A legend ensures that your reader knows what your graph’s colors or patterns mean. When you’re only showing one kind of data where color or pattern doesn’t carry any special meaning, you don’t need a legend (as in the earlier bar charts, only showing total medal count). If you have multiple kinds of data represented on your graph or chart, a legend is essential.

Say that instead of showing total medal count, you want to show the total count broken down by medal types (gold, silver, and bronze). You could include them all one bar chart with a different color to represent each medal type.

Stacked bar without extra labels

Here, each color represents a single medal type and is clearly defined in the legend on the top of the graph. Consider how your reader will look at your graph: obscuring the legend in a corner can make it difficult to find quickly, while laying it over white space on the chart (for example, where there are short bars) can be distracting.

This graph is a great example of the importance of position for the legend. By aligning the legend along the top of the bar chart, it’s easy to visually place which color aligns with which data category. While the placement of the legend is partially an aesthetic choice, its placement can visually assist your reader in interpreting your graph.

Concise but Impactful Titles

At last! You’ve labeled your axes. You’ve added (or decided not to add) data labels. You’ve ensured that the categories or values along your axes are clear. Now comes the opportunity to tell your story in 1-2 lines of text: your chart title. The title should succinctly tell your reader what message this graph or chart has been designed to convey. It doesn’t have to be a complete sentence, but it should be free of complicated language and syntax.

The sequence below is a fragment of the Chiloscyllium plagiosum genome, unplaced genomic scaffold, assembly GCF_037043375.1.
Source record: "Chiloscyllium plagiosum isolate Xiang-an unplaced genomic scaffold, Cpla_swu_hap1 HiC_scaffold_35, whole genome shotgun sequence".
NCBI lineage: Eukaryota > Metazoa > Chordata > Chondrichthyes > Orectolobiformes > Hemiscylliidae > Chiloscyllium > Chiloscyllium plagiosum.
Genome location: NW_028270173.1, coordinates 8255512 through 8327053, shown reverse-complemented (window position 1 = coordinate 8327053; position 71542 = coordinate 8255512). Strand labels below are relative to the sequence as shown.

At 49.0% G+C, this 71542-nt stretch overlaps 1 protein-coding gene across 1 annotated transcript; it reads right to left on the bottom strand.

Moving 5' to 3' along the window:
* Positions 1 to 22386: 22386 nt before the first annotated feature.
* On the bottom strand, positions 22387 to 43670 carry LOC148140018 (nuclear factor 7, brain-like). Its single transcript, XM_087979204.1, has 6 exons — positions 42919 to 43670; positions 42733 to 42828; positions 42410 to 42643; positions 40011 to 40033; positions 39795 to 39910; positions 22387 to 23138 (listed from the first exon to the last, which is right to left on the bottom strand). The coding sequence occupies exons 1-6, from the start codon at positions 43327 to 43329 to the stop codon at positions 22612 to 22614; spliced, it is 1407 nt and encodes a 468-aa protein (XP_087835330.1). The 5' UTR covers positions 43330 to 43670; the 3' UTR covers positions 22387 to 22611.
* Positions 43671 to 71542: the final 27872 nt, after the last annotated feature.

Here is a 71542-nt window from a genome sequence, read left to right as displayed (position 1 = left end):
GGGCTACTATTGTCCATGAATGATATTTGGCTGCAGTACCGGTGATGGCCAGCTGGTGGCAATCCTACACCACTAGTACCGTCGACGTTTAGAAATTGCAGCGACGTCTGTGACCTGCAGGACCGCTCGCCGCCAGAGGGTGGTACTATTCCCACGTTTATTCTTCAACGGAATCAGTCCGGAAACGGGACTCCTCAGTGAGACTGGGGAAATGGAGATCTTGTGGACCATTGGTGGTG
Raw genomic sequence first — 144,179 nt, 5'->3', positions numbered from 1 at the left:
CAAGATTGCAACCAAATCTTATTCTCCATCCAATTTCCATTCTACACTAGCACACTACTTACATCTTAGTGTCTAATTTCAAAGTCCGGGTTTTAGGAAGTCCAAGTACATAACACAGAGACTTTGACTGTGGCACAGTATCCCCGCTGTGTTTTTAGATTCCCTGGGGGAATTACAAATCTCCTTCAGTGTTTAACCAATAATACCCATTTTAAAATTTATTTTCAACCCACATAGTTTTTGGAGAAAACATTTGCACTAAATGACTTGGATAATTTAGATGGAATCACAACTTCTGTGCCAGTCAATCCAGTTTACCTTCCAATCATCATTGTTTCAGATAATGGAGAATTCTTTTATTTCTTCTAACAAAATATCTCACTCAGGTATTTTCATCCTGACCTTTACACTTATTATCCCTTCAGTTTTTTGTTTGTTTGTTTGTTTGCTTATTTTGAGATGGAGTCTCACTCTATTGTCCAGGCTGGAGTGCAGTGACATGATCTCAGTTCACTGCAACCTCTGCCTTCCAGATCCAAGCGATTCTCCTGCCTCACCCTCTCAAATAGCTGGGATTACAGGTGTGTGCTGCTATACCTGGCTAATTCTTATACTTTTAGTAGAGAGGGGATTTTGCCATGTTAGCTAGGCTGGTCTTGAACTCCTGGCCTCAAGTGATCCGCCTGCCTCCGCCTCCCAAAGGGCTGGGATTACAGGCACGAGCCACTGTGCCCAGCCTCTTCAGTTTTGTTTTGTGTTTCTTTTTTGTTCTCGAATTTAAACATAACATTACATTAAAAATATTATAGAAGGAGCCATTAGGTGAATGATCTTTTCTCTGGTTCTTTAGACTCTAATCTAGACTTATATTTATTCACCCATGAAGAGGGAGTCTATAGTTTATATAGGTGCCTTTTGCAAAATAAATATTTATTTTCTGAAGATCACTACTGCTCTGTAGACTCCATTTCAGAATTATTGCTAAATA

It’s important to think about who your audience is and where your graph is going to be published when writing your chart title: are you a journalist adding the chart to an article, a blogger creating a very visual post, or perhaps a scientist going for a peer-reviewed publication? Scientists may need to clearly articulate the relationship displayed between their variables whereas a journalist may want to give some spin to the title to emphasize the message they want to share.

The most basic graph titles clearly state the relationship between the independent variable on the horizontal axis and the dependent variable on the vertical axis. For example, we called our medal count graph, “Top Ten Countries by Medal Count, Sochi Winter Olympics 2014.” This title tells that reader that we’re looking at the total medals won (medal count) by country, limited to the top ten winners at the Sochi Winter Olympic Games in 2014. Each element of the chart title we’ve created adds value and tells something to the reader. There’s nothing wrong with titles like these: while somewhat dry, they’re straightforward and clearly tell your reader what is on the graph.

You can also approach a title as an opportunity to state the conclusion your reader should draw from your graph. For example, take where we highlighted the US medal count. If you want to highlight the US ranking second in overall medal count, you could title the graph, “US ranks second for total medals won, Sochi Winter Olympics 2014.” Often you see these leading titles in newspapers and other publications telling a specific story. The chart title provides an extra opportunity to emphasize and amplify your message—use it!

Looking for Feedback

One of the best ways to see if your chart or graph clearly communicates your message is to ask an impartial party to take a look. This is the time to call in that favor and ask a friend or colleague for five minutes and some honest feedback. Ask your reviewer to identify if there’s any information they feel is missing. Remember not to take it personally if there are edits that need to happen; the best charts and graphs happen through multiple drafts and with the help of collaborators.

The contributors for this book have also set up a group to give you feedback on your visualizations. If you’re looking for honest feedback from an impartial party, HelpMeViz is a community feedback site that can help.

This final check is a great way to make sure you’ve provided enough detail in your axis labels, axis titles, chart title, and legend. If some thoughtful changes are suggested, go back to the file and make a few edits: it will be time well spent, and at the end of the day your visualization will be better for it!